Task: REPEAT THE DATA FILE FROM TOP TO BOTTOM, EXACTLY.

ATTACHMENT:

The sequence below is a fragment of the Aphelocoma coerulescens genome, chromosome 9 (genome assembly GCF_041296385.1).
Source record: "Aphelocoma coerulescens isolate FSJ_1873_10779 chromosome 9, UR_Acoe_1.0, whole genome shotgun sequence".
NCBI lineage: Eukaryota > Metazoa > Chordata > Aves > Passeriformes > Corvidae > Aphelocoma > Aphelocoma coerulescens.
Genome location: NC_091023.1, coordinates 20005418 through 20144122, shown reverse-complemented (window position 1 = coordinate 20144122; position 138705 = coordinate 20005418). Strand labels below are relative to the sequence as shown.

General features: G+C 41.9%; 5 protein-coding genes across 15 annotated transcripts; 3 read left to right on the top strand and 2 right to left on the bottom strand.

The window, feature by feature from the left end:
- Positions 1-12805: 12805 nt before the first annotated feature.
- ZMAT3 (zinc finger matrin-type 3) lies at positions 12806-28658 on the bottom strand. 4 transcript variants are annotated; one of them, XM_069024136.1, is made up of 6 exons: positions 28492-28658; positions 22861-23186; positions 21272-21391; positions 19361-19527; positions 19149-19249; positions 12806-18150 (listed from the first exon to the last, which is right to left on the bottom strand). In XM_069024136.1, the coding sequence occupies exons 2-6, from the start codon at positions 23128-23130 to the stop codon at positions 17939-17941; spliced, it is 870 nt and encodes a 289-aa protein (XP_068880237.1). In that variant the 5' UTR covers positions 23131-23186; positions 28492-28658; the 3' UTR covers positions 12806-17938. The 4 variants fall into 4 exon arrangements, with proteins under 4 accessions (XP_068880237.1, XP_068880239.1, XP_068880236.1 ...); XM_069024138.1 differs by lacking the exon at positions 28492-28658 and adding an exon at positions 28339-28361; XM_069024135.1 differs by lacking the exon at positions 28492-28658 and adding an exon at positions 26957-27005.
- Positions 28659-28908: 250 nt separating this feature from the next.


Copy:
The sequence below is a fragment of the Aphelocoma coerulescens genome, chromosome 9 (genome assembly GCF_041296385.1).
Source record: "Aphelocoma coerulescens isolate FSJ_1873_10779 chromosome 9, UR_Acoe_1.0, whole genome shotgun sequence".
NCBI lineage: Eukaryota > Metazoa > Chordata > Aves > Passeriformes > Corvidae > Aphelocoma > Aphelocoma coerulescens.
Genome location: NC_091023.1, coordinates 20005418 through 20144122, shown reverse-complemented (window position 1 = coordinate 20144122; position 138705 = coordinate 20005418). Strand labels below are relative to the sequence as shown.

General features: G+C 41.9%; 5 protein-coding genes across 15 annotated transcripts; 3 read left to right on the top strand and 2 right to left on the bottom strand.

The window, feature by feature from the left end:
- Positions 1-12805: 12805 nt before the first annotated feature.
- ZMAT3 (zinc finger matrin-type 3) lies at positions 12806-28658 on the bottom strand. 4 transcript variants are annotated; one of them, XM_069024136.1, is made up of 6 exons: positions 28492-28658; positions 22861-23186; positions 21272-21391; positions 19361-19527; positions 19149-19249; positions 12806-18150 (listed from the first exon to the last, which is right to left on the bottom strand). In XM_069024136.1, the coding sequence occupies exons 2-6, from the start codon at positions 23128-23130 to the stop codon at positions 17939-17941; spliced, it is 870 nt and encodes a 289-aa protein (XP_068880237.1). In that variant the 5' UTR covers positions 23131-23186; positions 28492-28658; the 3' UTR covers positions 12806-17938. The 4 variants fall into 4 exon arrangements, with proteins under 4 accessions (XP_068880237.1, XP_068880239.1, XP_068880236.1 ...); XM_069024138.1 differs by lacking the exon at positions 28492-28658 and adding an exon at positions 28339-28361; XM_069024135.1 differs by lacking the exon at positions 28492-28658 and adding an exon at positions 26957-27005.
- Positions 28659-28908: 250 nt separating this feature from the next.